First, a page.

So how do we make a display that can only turn pixels fully on or off, show grayscales? Well, with the controller the display came with, it's impossible: the controller just does not support it.
The controller isn't the only chip on the PCB on the back of the VFD, however. Apart from it and the character ROM and the video RAM it needs, there's a fair amount of other chips there. There's the voltage comparator that kills the VFD when voltages get too low and the boost converter that generates the high voltage for the VFD, but most of the chips actually are uPD16326 chips, which are high-voltage shift registers. Eight of these shift registers are there to select the current column of pixels, while four of them receive the data for two of these columns. These shift registers are the interface between the high-voltage world of the VFD and the 5V-only controller chip and the controller talks to the VFD exclusively through these chips.
This scheme with row and column shift registers is pretty familiar to me: it is also used in dot-matrix LED displays, and I already created a new grayscale-capable controller for a 224x28 LED display. The way I did it back then was by abusing the DMA-engine inside a Raspbery Pi to continuously send the contents of a large range of memory to the GPIO pins in order to generate the signals needed to display an image. There's no reason why I couldn't do the same thing here.
So I dug up the code for the display I made earlier, upgraded it a bit (the fact that I use a Raspberry Pi 2 now, plus the fact that some things changed in the 4.x kernels meant that some things didn't work in the same way as they used to) and I had a working signal generator for the RPis GPIO pins. Now I just had to connect them to the shift registers.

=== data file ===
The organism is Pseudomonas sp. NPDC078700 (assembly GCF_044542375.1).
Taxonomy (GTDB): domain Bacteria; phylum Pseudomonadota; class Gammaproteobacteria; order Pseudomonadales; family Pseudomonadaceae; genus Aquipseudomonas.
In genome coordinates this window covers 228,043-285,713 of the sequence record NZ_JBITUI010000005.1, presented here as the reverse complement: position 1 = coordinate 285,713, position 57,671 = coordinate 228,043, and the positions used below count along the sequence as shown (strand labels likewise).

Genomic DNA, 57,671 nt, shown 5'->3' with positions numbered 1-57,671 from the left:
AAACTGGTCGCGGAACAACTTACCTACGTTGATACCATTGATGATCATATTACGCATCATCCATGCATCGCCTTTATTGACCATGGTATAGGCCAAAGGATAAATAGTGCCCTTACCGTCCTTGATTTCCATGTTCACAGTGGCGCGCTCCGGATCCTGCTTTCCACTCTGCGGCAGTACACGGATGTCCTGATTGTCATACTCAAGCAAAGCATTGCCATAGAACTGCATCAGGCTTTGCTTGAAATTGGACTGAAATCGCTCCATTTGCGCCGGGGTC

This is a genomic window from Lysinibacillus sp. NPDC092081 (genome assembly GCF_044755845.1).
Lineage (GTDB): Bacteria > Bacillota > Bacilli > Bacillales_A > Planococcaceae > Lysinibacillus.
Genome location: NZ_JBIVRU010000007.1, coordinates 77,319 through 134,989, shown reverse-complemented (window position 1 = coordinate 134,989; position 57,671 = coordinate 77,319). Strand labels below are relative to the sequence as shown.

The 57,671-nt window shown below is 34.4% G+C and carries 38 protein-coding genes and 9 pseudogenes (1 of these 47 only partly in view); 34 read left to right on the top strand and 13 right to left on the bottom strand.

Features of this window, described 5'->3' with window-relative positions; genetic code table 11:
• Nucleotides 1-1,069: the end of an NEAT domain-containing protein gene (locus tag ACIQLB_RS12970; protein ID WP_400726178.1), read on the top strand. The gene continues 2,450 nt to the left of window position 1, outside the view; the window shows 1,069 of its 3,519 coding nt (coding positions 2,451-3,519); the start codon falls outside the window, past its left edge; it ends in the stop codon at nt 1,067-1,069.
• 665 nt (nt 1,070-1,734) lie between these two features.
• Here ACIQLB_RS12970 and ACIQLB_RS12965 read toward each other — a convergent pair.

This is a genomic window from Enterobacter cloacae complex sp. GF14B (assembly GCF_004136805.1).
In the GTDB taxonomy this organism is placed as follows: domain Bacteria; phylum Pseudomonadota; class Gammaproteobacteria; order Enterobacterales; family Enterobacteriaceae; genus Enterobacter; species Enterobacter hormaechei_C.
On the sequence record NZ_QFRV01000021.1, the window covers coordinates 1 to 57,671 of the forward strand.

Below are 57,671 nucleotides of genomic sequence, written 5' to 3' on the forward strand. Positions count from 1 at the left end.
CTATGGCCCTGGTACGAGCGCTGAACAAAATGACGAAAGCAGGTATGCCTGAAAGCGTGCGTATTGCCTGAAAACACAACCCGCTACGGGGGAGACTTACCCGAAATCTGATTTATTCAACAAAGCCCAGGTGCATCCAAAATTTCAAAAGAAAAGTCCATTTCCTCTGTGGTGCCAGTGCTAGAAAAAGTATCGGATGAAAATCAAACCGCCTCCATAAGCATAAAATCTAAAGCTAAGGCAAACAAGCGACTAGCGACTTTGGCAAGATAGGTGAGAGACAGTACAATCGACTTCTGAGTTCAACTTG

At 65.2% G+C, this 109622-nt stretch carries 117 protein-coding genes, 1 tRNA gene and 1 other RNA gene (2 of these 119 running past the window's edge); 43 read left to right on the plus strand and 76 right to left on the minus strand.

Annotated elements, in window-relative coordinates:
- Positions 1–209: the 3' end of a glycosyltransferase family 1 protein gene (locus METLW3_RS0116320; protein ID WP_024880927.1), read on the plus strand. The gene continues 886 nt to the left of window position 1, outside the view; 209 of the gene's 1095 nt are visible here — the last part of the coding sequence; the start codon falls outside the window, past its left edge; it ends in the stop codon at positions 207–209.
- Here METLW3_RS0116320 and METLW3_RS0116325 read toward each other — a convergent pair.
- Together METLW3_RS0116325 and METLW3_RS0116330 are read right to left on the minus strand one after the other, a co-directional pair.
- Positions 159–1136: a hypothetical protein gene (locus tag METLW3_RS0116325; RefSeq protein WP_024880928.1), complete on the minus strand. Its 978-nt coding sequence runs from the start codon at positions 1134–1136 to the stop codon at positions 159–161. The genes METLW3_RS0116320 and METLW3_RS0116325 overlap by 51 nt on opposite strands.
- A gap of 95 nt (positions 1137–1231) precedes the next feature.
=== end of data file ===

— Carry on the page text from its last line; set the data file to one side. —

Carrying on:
The easiest way to do that was to desolder the controller and replace it with a few bits of wire,
connecting the pins connected to the data connector straight to the pins connected to the shift registers.
This meant I could re-use the existing IDC connector, making the entire thing very sturdy.
The way the original controller controls the 4 shift registers that hold 2 lines of 64 pixels of data, is by putting them all in series and clocking in 128 bits. I decided that speed would probably be an issue later, and I'd be better off disconnecting the series connection and feeding each shift register individually. That way I could feed 4 bits of data every clock pulse instead of just one, theoretically making the interface almost 4 times as efficient.
In theory, the software would be pretty simple: clock a bit into the 256-bit wide row driver so the
first row is activated, clock the corresponding row data into the column registers, wait a moment, shift
the row bit, clock in the next data, etc. Because of the physical peculiarities, the actual scheme is
slightly different: instead of activating a column, you have to activate the two thin vertical wires
left and right of the pixel column you want, meaning the column drivers need to be fed two bits instead
of one. Also, the odd and even columns are driven by separate shift registers, which actually is visible
on the back of the VFD glass:
The reason for this probably is that the vertical wires that select a column are shared between the two pixels neighbouring it, and with all row pixels connected together, the scolumn of pixels left and right of the active column would also light up slightly. In the configuration the VFD has, these columns are instead driven by another row driver IC, which can be disabled to blank out these pixels entirely.
With that figured out, getting data to the VFD became just a case of correctly writing the software.